The hype around data services in the library field focuses primarily around managing data for established researchers. At liberal arts colleges, the big opportunities around data services center on students. Teaching students how to find, analyze, and present data supports advanced forms of inquiry in the liberal arts and builds critical competencies that students will need beyond college. Support for research data management and field research projects is usually initiated with faculty but again can come back to the students. Training students to implement data management practices as apprentices in the research process is an opportunity to build data literacy among future scientists and scholars.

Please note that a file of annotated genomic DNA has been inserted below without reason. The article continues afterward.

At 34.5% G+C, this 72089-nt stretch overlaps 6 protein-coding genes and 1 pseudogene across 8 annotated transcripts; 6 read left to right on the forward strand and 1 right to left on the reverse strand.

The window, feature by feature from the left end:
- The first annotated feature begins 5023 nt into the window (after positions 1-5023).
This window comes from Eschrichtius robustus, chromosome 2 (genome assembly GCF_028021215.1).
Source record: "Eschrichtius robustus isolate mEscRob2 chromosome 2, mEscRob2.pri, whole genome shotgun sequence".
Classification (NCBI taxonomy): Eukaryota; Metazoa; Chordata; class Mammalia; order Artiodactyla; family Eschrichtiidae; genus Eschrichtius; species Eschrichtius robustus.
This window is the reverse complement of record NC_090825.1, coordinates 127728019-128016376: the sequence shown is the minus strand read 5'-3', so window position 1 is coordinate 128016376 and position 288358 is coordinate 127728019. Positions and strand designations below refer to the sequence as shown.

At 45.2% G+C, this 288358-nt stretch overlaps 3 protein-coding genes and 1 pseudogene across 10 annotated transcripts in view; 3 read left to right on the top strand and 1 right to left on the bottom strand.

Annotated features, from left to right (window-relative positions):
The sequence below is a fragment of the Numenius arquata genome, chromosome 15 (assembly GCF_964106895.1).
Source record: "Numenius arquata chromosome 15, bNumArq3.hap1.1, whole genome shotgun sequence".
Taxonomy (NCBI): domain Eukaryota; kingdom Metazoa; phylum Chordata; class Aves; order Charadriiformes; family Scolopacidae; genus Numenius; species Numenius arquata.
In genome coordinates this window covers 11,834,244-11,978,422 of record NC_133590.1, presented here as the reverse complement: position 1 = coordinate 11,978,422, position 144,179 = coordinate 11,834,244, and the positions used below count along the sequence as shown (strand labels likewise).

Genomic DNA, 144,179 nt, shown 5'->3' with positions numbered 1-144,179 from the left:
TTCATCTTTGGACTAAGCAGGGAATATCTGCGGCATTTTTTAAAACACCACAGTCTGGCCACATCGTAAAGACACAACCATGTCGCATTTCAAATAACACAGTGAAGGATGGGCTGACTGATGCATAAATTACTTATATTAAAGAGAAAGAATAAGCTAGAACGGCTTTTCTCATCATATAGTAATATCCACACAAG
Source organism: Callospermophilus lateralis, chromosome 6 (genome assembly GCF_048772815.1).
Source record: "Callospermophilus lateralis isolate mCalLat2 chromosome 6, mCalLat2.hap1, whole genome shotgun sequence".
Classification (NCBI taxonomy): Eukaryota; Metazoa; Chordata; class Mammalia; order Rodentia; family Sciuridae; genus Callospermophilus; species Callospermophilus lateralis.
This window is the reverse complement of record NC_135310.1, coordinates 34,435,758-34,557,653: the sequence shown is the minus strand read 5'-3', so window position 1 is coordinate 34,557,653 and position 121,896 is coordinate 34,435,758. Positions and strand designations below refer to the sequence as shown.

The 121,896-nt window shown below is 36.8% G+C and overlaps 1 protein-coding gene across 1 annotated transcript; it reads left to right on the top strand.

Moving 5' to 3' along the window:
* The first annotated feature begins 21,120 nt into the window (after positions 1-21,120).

As faculty employ ever more sophisticated means of inquiry in their teaching and scholarship, they increasingly depend on partnerships to get the job done. Even in the humanities, team-based work is becoming more prevalent. As this article has demonstrated, libraries can be valuable partners as faculty develop data intensive assignments in the classroom and as they employ data in the laboratory and the field. If a library is successful in this endeavor, it can meaningfully elevate the quality and sophistication of both student and faculty work at its institution.